This is simpler to fix with than you might think, especially considering Mario Maker already thought of this too. Whenever you flip back to the editor from the testing phase (or well, die while testing it), the game overlays the path your character took immediately prior to switching via a trail of afterimages:

960.jpg

Knowing how handy this was for gauging even basic jumps, it'd be absolutely indispensible wherever launches of any major distance are concerned.

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On ‎5‎/‎26‎/‎2017 at 6:36 AM, Blacklightning said:

Not that Sonic levels aren't doable in grid format like Mario Maker - hell, that's how the levels were originally put together in the Genesis games - but I can't help but wonder if it would be simpler just to use vectors instead, ala the stage builder in Smash Bros 4.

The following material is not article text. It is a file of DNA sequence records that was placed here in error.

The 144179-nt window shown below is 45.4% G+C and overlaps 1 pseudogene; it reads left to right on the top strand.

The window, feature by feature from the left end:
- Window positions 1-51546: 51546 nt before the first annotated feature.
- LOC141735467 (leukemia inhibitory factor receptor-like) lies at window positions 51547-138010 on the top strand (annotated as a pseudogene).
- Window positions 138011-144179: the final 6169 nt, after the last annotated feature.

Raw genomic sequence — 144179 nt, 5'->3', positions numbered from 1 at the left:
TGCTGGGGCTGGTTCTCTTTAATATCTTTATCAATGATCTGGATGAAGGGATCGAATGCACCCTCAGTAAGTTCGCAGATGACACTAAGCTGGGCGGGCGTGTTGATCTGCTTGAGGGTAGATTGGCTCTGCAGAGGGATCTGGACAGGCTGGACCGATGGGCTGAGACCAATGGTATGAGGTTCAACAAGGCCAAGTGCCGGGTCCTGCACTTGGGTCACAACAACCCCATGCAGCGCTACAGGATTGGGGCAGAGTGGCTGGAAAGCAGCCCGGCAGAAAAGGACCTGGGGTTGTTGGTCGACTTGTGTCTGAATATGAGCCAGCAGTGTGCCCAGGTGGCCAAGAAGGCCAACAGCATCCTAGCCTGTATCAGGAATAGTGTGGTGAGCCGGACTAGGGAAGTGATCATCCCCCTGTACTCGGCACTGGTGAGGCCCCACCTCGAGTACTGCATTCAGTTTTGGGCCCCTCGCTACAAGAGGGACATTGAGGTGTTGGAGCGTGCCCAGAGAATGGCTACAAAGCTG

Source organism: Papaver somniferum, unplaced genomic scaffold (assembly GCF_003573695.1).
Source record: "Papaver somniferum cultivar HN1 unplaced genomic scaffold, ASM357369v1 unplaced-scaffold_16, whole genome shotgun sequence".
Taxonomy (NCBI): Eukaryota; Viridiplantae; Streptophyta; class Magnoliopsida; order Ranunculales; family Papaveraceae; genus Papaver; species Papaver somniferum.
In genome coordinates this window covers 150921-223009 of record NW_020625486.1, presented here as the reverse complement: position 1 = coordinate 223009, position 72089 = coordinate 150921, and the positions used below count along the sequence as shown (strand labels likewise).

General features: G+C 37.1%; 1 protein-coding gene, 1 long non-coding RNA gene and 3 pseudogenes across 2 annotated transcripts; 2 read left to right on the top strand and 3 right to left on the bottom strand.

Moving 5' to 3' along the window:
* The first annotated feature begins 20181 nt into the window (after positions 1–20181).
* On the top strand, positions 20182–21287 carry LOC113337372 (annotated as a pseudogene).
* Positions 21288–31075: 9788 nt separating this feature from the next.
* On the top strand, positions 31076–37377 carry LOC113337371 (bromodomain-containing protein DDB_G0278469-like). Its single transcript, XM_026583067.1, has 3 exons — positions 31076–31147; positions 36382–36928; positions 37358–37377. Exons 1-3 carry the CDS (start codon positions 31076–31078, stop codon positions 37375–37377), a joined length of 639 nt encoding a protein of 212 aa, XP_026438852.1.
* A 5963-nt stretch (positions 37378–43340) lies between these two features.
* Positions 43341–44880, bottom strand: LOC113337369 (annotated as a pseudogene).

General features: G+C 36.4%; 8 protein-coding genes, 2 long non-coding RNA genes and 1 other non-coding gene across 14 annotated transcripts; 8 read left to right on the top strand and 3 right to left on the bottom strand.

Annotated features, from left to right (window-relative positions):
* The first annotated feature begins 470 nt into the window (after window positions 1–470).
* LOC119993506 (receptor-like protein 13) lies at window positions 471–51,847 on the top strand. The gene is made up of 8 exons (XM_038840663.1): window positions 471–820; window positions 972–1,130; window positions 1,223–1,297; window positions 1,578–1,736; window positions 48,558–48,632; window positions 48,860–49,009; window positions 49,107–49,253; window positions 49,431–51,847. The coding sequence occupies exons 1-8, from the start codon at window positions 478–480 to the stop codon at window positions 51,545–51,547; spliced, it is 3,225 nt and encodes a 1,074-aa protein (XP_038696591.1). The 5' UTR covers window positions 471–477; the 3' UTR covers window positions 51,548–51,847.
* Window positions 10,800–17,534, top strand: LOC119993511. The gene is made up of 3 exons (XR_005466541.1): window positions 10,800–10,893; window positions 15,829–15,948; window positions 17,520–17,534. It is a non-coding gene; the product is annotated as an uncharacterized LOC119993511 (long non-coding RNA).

tygvwm7l2jyqsslcc2y5.jpg

Or hell, maybe even some weird hybrid of the two. Start off with blocky shapes and carve into them with vectors to create curvature, rather than having dozens of different tiles just for slight angle increments. Then have a few static props and objects like loops and springs you can glue to the scenery when you're ready to add them. Done and done.

I like this idea, I just wonder if it'd still work alright on top of adding different stage themes and putting in different enemy types with (possible) variants on said enemies too, i.e. giant motobugs, buzz bombers with coconuts on top of them, or eggman with a caterkiller instead of a giant ball and chain (in a possible scenario where this would work like Mario makers enemies do, wouldn't expect it to but who knows)?